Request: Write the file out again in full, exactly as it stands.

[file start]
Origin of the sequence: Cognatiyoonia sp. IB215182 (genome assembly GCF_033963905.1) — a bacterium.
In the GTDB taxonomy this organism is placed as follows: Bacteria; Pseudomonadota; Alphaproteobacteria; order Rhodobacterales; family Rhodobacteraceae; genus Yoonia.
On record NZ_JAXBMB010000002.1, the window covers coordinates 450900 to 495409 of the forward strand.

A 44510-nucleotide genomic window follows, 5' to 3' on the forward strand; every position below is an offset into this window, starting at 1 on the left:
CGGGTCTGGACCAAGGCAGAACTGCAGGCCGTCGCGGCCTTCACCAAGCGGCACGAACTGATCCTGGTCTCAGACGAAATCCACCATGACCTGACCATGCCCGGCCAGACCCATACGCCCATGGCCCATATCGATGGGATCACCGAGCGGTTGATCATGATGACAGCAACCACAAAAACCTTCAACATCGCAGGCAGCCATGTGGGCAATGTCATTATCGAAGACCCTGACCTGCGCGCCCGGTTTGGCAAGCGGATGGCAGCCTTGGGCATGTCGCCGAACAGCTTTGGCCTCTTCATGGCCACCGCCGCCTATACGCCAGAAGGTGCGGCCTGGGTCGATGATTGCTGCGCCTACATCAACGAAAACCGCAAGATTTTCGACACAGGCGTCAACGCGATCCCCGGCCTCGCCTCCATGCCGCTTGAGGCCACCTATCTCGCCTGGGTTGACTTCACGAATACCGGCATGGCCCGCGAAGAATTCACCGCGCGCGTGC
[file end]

Origin of the sequence: Cognatiyoonia sp. IB215182 (genome assembly GCF_033963905.1) — a bacterium.
In the GTDB taxonomy this organism is placed as follows: Bacteria; Pseudomonadota; Alphaproteobacteria; order Rhodobacterales; family Rhodobacteraceae; genus Yoonia.
On record NZ_JAXBMB010000002.1, the window covers coordinates 450900 to 495409 of the forward strand.

A 44510-nucleotide genomic window follows, 5' to 3' on the forward strand; every position below is an offset into this window, starting at 1 on the left:
CGGGTCTGGACCAAGGCAGAACTGCAGGCCGTCGCGGCCTTCACCAAGCGGCACGAACTGATCCTGGTCTCAGACGAAATCCACCATGACCTGACCATGCCCGGCCAGACCCATACGCCCATGGCCCATATCGATGGGATCACCGAGCGGTTGATCATGATGACAGCAACCACAAAAACCTTCAACATCGCAGGCAGCCATGTGGGCAATGTCATTATCGAAGACCCTGACCTGCGCGCCCGGTTTGGCAAGCGGATGGCAGCCTTGGGCATGTCGCCGAACAGCTTTGGCCTCTTCATGGCCACCGCCGCCTATACGCCAGAAGGTGCGGCCTGGGTCGATGATTGCTGCGCCTACATCAACGAAAACCGCAAGATTTTCGACACAGGCGTCAACGCGATCCCCGGCCTCGCCTCCATGCCGCTTGAGGCCACCTATCTCGCCTGGGTTGACTTCACGAATACCGGCATGGCCCGCGAAGAATTCACCGCGCGCGTGC